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Sound and Vision: Roku is mopping up the budget TV market, but where is the competition?

OPINION: After whetting its beak with a couple of Hisense and TCL TV models, Roku doesn’t seem to be slowing down, accelerating forth with several new models in 2023.

The recent announcement of JVC Roku TVs comes after new Sharp Roku models, Metz Roku sets, and RCA Roku tellies. Every electronics store you visit, you’ll probably find a Roku tellie near you.

Sheer number of models doesn’t necessarily mean success, but it can help their chances. I was of the mind that with so many TVs from different brands sporting its badge, Roku could end up competing with itself. But Roku’s focus is user engagement. They won’t care who is selling the TV as long as it has a Roku interface.

Roku has been popular in the US with the TCL and Hisense models, but in the UK, it really seems to have put its foot down in 2023. A look at what else is available and the bullish move makes a certain amount of sense.

Let’s go back a few years. Before the pandemic, cheap LCD TVs were selling, but they weren’t doing so much for the profits of Samsung, LG, and others. The influx of even cheaper TVs from brands such as Hisense and TCL reduced profit margins.

This made sense for Hisense and TCL as they attempted to gain a foothold outside of Asia, and for the likes of Samsung and LG, the reduced profits led to a stopping production of their own LCD panels and a focus on premium, higher profit generators like OLED and 8K – though ending production of LCD panels was delayed due to the pandemic lifting TV sales.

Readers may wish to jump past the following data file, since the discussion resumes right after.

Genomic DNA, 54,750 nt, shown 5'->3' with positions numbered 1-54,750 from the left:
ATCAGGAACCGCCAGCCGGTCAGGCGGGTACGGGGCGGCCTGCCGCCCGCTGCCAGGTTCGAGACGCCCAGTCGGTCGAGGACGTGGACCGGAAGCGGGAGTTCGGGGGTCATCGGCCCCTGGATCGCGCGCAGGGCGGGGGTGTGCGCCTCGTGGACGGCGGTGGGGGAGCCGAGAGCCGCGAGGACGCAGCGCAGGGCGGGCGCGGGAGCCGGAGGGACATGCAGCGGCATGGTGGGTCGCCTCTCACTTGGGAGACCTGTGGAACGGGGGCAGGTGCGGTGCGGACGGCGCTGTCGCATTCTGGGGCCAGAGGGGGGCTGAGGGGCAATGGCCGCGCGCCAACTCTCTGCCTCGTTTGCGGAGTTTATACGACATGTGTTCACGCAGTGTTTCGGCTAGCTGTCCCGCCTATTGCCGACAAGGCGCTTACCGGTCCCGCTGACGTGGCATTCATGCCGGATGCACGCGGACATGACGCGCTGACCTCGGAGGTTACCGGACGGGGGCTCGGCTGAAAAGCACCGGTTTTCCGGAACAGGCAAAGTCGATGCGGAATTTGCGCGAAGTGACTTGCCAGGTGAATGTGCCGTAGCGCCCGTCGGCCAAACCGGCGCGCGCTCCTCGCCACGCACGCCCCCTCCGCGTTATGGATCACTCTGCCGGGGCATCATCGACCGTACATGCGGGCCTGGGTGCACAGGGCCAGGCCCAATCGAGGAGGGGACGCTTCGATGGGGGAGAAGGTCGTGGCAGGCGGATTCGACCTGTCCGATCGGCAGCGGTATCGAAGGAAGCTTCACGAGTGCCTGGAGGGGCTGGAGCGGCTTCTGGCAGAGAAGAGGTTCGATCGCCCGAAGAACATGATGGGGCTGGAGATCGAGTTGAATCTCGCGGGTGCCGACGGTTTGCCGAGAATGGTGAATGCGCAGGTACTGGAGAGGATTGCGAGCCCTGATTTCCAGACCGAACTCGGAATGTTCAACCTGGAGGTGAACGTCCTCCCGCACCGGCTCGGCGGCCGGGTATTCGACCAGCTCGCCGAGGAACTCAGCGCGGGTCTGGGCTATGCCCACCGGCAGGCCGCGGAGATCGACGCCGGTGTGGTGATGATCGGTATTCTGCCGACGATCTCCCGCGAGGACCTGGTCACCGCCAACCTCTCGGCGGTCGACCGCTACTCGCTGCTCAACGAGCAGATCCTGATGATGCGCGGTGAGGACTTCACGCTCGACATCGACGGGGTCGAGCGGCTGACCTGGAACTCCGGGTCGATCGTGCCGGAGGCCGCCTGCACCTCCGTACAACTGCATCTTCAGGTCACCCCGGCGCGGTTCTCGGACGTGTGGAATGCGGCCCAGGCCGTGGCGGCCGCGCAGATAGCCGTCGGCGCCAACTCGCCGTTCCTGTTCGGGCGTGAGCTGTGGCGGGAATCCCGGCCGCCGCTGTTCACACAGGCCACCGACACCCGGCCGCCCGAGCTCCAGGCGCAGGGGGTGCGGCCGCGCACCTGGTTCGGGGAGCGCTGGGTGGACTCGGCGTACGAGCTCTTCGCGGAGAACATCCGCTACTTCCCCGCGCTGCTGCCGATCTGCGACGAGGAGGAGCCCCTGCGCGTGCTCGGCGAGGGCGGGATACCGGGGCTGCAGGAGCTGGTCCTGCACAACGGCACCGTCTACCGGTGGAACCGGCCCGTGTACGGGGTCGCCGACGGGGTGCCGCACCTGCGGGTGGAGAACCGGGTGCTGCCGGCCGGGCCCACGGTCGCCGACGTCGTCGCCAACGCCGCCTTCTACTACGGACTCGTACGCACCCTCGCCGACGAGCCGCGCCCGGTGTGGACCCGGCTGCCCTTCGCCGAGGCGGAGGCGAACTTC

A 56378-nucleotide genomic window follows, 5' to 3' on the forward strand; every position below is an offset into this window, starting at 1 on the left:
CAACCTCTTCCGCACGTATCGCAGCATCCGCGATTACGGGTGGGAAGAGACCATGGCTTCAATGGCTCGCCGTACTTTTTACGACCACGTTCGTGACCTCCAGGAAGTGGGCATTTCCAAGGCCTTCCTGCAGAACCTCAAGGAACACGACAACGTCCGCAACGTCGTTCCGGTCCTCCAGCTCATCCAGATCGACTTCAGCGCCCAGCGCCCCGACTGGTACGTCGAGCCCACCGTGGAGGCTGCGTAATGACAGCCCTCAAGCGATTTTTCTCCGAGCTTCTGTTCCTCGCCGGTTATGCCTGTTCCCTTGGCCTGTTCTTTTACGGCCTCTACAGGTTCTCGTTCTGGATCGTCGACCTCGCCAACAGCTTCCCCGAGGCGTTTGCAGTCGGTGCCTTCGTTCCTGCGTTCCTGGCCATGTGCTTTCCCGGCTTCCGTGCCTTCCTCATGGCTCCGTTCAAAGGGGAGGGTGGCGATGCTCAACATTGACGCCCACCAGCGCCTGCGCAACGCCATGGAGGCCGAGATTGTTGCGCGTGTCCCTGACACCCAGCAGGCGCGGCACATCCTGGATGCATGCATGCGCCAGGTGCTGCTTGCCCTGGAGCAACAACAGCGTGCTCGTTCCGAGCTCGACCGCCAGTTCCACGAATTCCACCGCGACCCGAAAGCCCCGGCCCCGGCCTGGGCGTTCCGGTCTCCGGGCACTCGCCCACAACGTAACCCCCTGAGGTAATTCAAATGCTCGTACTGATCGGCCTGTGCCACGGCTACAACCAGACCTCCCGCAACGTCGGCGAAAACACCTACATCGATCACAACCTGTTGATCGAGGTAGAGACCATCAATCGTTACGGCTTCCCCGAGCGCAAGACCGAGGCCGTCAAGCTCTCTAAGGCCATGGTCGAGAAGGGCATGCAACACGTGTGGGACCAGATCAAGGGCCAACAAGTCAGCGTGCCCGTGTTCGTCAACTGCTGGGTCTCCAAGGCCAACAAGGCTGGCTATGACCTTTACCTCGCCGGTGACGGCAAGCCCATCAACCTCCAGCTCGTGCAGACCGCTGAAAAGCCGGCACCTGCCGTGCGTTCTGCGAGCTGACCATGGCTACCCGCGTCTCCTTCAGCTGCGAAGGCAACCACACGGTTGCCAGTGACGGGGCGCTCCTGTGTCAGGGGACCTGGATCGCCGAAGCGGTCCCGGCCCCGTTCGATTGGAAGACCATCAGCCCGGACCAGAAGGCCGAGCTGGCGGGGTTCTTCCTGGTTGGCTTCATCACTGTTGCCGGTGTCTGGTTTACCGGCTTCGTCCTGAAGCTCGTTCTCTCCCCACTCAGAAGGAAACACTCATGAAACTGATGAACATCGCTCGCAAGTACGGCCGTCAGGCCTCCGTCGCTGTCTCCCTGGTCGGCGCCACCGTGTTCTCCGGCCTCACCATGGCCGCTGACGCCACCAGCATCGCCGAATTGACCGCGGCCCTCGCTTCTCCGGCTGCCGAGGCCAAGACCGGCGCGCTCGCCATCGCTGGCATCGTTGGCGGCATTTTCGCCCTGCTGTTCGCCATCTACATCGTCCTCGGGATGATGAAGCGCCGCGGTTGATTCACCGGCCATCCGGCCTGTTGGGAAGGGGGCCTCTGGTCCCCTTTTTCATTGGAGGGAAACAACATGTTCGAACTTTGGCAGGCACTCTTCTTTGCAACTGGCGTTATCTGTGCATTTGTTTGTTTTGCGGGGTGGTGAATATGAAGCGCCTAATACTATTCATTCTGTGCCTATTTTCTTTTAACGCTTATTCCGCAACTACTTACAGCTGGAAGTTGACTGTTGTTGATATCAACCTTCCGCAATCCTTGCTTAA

Recently Panasonic outsourced the manufacturing of its cheaper models to eastern Europe, another sign of the pinch in the affordable market. Sales of budget TVs boost the coffers, for sure, but for the established brands they are no longer profit centres.

You look at the offerings by these established brands and while you will find cheaper TVs in the range, you won’t see them promoted with as much fervor as the premium models – in fact there’s barely a whisper about them. I couldn’t even begin to tell you what LG’s cheaper options are – their focus lies elsewhere.

Which has left a gap in the market, big enough that Roku can announce four new partnerships in just over a year. Partly I wonder whether the lack of interest in making cheaper TVs is down due to ‘Black Friday’ frenzy devaluing the price in the eyes of would-be purchasers. Prime Day is coming, and I would not be surprised if TV brands held back their premium stock from discounts, put up their older models in the sale, or have discounts on the 75-inch+ TVs instead.

There’s another aspect to this as well and it’s about user interfaces. I remember being in Berlin for a Philips event, and a speaker mentioned it was going to be content and interfaces that shifted the landscape going forward. This was coming out of the pandemic where everyone was sat on their couches, but this shift has materialized in the approach of TV brands.

LG is pushing its webOS software as much as anything else and looking to bring it to other TV platforms. Samsung is licensing its Tizen platform, while Google TV and TiVO OS are both looking to make a concerted push in the UK market, along with the likes of VIDDA U and Fire TV.

Interfaces typify the relationship we have with TVs. Whether it’s video, music streaming, or cloud gaming, TVs are re-asserting themselves as the main screen in the home, synching with your phone or tablet easily.

Which is why I feel bigger brands have missed a trick by vacating the lower reaches of the TV market. This is an area where, if you get the software right and UI footprint is light, you can wean viewers on that very interface that’s becoming a differentiator in the market. Right now, Roku is eager to gobble up not just market share, but familiarity and mind share too.

Roku is playing it smart (pun sort of intended) and leaving the budget market wide open for others might be a decision the more established brands may come to rue in the longer term.

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